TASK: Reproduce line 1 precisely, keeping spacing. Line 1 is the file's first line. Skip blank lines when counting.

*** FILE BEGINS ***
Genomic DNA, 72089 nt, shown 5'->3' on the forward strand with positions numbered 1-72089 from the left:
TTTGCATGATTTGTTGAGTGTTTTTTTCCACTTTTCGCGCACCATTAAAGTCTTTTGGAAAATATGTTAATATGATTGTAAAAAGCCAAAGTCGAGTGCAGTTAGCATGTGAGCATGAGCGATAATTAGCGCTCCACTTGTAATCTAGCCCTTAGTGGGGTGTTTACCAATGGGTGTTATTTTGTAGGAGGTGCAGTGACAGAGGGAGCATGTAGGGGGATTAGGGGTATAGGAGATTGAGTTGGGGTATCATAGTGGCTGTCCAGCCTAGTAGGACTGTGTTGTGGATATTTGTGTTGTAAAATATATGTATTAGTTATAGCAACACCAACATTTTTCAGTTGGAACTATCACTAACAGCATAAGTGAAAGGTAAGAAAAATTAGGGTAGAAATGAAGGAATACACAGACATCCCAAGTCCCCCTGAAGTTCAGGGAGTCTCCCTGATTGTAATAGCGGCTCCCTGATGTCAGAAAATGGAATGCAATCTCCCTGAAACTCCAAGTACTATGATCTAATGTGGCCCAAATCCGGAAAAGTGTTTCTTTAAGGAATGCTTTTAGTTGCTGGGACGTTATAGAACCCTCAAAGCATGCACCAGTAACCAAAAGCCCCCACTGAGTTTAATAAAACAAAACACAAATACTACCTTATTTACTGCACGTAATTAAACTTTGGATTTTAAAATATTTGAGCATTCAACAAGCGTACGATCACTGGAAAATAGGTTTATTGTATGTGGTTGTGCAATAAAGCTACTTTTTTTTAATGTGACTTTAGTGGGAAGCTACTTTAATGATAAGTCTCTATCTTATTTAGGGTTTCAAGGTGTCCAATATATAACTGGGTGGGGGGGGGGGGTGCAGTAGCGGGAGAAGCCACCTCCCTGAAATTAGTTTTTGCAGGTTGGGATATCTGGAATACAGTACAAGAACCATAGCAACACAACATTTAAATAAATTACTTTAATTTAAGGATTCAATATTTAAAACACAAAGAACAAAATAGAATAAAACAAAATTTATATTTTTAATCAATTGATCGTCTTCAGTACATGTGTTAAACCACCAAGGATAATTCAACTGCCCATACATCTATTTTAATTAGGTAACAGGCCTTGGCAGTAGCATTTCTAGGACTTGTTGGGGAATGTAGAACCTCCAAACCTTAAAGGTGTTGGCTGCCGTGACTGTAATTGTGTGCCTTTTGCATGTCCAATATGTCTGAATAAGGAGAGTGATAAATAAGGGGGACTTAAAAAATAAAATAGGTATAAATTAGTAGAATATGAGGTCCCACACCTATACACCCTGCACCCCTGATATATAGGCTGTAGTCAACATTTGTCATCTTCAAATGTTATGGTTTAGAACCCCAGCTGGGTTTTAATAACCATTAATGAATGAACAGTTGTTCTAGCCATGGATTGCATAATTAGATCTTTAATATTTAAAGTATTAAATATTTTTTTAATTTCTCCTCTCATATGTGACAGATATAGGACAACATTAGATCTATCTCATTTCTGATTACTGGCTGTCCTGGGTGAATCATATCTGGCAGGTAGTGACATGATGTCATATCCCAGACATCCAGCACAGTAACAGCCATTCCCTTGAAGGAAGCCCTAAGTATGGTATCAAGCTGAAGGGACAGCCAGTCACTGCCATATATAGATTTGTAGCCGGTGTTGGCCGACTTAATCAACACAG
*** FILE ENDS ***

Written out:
Genomic DNA, 72089 nt, shown 5'->3' on the forward strand with positions numbered 1-72089 from the left: